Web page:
HARRISBURG, October 18, 2017 — State Senate Democrats today blasted President Trump’s latest actions regarding the Affordable Care Act in Pennsylvania and detailed the debilitating impact on Pennsylvanians that his latest acts will have on working families.

The president ordered the suspension of an estimated $7 billion in cost-sharing reduction payments that are designed to help lower- and middle-income Americans.  He also moved to restructure the insurance market by opening the door to low-cost, high-deductible minimal coverage policies that offer little protection for consumers. 


As a result, the Pennsylvania Insurance Department announced this week that individual and small group rates under the Affordable Care Act will increase by an average 30.6 percent due to President Trump’s decision to discontinue cost-sharing reduction payments to insurers.  

In Pennsylvania, 439,000 individuals received health care through the exchanges.  More than 321,000 individuals received a tax credit, while 227,304 individuals received cost sharing reduction payments. 

At a Capitol news conference today, Senate Democrats and House Democratic Caucus Chair Dan Frankel (D-Allegheny) illustrated how the president’s actions will hurt working families.  They pointed out that a two-income family of four that earns $100,000 per year and purchases health insurance through the insurance exchange will have a $327 monthly premium increase and a yearly spike of $3,924 as a result of Trump’s actions. 

“People are going to suffer so that President Trump can score political points with those like him who want to dismantle Obamacare,” said Senate Democratic Leader Jay Costa (D-Allegheny). “It is our obligation to take steps to not allow him to destroy this landmark health care law, which has helped a million Pennsylvanians get coverage and has created thousands of family-sustaining jobs in the health care industry.”

State lawmakers met yesterday with the Pennsylvania Insurance Department and four major health coverage providers to discuss steps to mitigate the pain on consumers, many of whom are working class and job creators, according to state Sen. Sharif Street, the Democratic chairman of the Senate Banking and Insurance Committee.

“Trump’s actions are going to hit middle class families, small business owners and entrepreneurs the hardest,” said Street (D-Philadelphia). “These are individuals who make our economy grow and many of them voted for Trump because he’s a businessman and said he would look out for them, but he’s turned his back on them.”

Street also warned that Trump’s efforts to roll back an Obama Administration ruling on types of employers that can form and offer “Association Health Plans” (AHP) under the Employee Retirement Income Security Act (ERISA) will destabilize the insurance market for everyone and loosen regulations, which will make it more difficult for the government to protect Pennsylvanians.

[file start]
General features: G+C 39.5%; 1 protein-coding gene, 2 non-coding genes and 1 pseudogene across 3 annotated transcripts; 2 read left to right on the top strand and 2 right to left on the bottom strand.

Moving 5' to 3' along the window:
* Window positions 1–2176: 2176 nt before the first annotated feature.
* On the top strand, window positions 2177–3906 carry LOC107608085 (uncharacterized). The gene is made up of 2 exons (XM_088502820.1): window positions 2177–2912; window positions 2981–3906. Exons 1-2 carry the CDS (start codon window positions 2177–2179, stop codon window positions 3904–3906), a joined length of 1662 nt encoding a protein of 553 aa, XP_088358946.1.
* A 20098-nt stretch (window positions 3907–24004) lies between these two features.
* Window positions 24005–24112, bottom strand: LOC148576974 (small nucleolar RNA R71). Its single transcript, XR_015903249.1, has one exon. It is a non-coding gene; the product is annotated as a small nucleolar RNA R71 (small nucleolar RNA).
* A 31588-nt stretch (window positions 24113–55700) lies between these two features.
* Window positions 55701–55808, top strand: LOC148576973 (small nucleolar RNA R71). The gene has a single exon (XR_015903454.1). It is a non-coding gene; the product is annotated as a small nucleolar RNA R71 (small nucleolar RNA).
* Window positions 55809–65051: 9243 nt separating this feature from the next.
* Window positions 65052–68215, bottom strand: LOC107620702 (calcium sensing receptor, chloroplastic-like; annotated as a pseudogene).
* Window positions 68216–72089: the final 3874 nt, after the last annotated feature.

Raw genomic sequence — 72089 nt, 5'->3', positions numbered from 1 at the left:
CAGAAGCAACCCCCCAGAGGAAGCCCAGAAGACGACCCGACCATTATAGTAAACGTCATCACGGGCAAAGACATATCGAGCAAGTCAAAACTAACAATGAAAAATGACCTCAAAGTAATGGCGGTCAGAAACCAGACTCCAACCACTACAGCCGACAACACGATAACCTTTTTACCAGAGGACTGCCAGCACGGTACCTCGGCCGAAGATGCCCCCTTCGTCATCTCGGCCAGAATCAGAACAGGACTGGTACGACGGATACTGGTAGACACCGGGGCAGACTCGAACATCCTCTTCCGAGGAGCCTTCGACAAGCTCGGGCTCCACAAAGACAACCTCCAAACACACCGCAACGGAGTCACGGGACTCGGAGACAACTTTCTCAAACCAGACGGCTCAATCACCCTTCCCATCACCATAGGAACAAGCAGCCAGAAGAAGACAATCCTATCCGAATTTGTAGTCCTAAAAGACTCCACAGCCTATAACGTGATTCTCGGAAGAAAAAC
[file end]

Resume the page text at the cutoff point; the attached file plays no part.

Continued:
“It’s our job as elected officials to protect Pennsylvanians’ rights. This plan will take away our ability to do that effectively and will destabilize the market, which will impact us all,” Street said.

Senate Democratic Appropriations Chair Sen. Vincent Hughes (D-Philadelphia/Montgomery) noted that Pennsylvania Senate Democrats have long fought for innovative and comprehensive health care programs, including the CHIP program, which Pennsylvania was the first state to implement.

“Health care is a right, not a privilege for those who have the money to pay for it. Senate Democrats have driven every advance in health care because we recognize that everyone deserves access to quality, affordable health coverage,” said Hughes. “President Trump is repeatedly attempting to destroy the lives of citizens, especially those who voted for him, by destroying CHIP, rolling back reproductive support, reducing the amount of time that folks can enroll in the Affordable Care Act, and pulling his support from the latest compromise on health care subsidies.”

State Sen. Art Haywood (D-Philadelphia/Montgomery) said the recent roll back of comprehensive reproductive health care “is wrong,” noting that religious policy should not dictate public policy.

“Our public policy must be based on a set of values that accommodate the diversity of this nation, not a set of religious conditions that are based upon the faith and membership of a small organization. As a Christian, I am offended by the changes in policy that eliminate access to contraceptive care for individuals because of the faith commitment of their employer,” said Haywood. “Health care is a human right. Trump’s decision to reduce support to help low- and middle-income receive coverage is immoral. It is immoral to put families in a position where they have to pay thousands of dollars more per year for life-sustaining health coverage.”

Also attending today’s press conference were state Sens. Larry Farnese (D-Philadelphia) and Tina Tartaglione (D-Philadelphia).